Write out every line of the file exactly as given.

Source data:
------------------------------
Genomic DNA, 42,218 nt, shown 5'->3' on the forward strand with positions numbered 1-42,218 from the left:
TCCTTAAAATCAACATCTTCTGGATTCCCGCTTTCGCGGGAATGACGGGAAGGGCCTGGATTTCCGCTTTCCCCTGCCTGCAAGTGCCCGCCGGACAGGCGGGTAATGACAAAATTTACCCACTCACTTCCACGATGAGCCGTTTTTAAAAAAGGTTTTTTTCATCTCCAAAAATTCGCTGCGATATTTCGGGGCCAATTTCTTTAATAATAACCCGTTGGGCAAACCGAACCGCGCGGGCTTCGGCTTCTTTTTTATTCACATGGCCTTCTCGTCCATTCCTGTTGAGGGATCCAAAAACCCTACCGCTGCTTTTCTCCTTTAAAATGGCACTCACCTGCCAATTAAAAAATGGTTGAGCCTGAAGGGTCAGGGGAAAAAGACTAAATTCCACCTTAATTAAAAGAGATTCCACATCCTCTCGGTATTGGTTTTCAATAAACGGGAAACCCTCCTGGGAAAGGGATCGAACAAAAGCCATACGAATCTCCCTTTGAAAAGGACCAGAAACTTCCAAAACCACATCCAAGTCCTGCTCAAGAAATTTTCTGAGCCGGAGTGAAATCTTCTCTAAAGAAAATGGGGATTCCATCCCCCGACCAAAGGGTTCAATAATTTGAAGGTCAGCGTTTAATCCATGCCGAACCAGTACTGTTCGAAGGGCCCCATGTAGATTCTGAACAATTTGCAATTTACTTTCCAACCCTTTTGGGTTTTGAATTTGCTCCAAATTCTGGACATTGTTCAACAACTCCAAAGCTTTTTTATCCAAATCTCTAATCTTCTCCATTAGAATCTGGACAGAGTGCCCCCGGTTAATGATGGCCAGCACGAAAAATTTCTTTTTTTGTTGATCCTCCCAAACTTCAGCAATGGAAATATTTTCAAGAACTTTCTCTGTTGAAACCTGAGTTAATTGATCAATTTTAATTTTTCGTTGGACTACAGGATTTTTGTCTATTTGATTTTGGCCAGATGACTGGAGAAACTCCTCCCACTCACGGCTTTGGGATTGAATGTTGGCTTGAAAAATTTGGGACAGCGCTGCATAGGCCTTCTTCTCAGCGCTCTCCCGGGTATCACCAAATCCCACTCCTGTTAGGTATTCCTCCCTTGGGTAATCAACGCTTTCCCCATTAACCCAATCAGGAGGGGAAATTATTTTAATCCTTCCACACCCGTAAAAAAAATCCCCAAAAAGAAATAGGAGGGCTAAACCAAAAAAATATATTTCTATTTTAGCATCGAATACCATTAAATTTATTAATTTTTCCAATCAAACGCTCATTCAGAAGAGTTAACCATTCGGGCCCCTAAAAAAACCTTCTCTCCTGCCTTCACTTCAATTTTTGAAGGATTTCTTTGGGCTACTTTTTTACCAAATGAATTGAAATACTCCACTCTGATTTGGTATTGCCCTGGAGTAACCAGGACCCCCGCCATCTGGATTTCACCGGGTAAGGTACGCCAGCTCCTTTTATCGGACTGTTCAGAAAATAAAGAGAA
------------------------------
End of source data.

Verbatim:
Genomic DNA, 42,218 nt, shown 5'->3' on the forward strand with positions numbered 1-42,218 from the left:
TCCTTAAAATCAACATCTTCTGGATTCCCGCTTTCGCGGGAATGACGGGAAGGGCCTGGATTTCCGCTTTCCCCTGCCTGCAAGTGCCCGCCGGACAGGCGGGTAATGACAAAATTTACCCACTCACTTCCACGATGAGCCGTTTTTAAAAAAGGTTTTTTTCATCTCCAAAAATTCGCTGCGATATTTCGGGGCCAATTTCTTTAATAATAACCCGTTGGGCAAACCGAACCGCGCGGGCTTCGGCTTCTTTTTTATTCACATGGCCTTCTCGTCCATTCCTGTTGAGGGATCCAAAAACCCTACCGCTGCTTTTCTCCTTTAAAATGGCACTCACCTGCCAATTAAAAAATGGTTGAGCCTGAAGGGTCAGGGGAAAAAGACTAAATTCCACCTTAATTAAAAGAGATTCCACATCCTCTCGGTATTGGTTTTCAATAAACGGGAAACCCTCCTGGGAAAGGGATCGAACAAAAGCCATACGAATCTCCCTTTGAAAAGGACCAGAAACTTCCAAAACCACATCCAAGTCCTGCTCAAGAAATTTTCTGAGCCGGAGTGAAATCTTCTCTAAAGAAAATGGGGATTCCATCCCCCGACCAAAGGGTTCAATAATTTGAAGGTCAGCGTTTAATCCATGCCGAACCAGTACTGTTCGAAGGGCCCCATGTAGATTCTGAACAATTTGCAATTTACTTTCCAACCCTTTTGGGTTTTGAATTTGCTCCAAATTCTGGACATTGTTCAACAACTCCAAAGCTTTTTTATCCAAATCTCTAATCTTCTCCATTAGAATCTGGACAGAGTGCCCCCGGTTAATGATGGCCAGCACGAAAAATTTCTTTTTTTGTTGATCCTCCCAAACTTCAGCAATGGAAATATTTTCAAGAACTTTCTCTGTTGAAACCTGAGTTAATTGATCAATTTTAATTTTTCGTTGGACTACAGGATTTTTGTCTATTTGATTTTGGCCAGATGACTGGAGAAACTCCTCCCACTCACGGCTTTGGGATTGAATGTTGGCTTGAAAAATTTGGGACAGCGCTGCATAGGCCTTCTTCTCAGCGCTCTCCCGGGTATCACCAAATCCCACTCCTGTTAGGTATTCCTCCCTTGGGTAATCAACGCTTTCCCCATTAACCCAATCAGGAGGGGAAATTATTTTAATCCTTCCACACCCGTAAAAAAAATCCCCAAAAAGAAATAGGAGGGCTAAACCAAAAAAATATATTTCTATTTTAGCATCGAATACCATTAAATTTATTAATTTTTCCAATCAAACGCTCATTCAGAAGAGTTAACCATTCGGGCCCCTAAAAAAACCTTCTCTCCTGCCTTCACTTCAATTTTTGAAGGATTTCTTTGGGCTACTTTTTTACCAAATGAATTGAAATACTCCACTCTGATTTGGTATTGCCCTGGAGTAACCAGGACCCCCGCCATCTGGATTTCACCGGGTAAGGTACGCCAGCTCCTTTTATCGGACTGTTCAGAAAATAAAGAGAA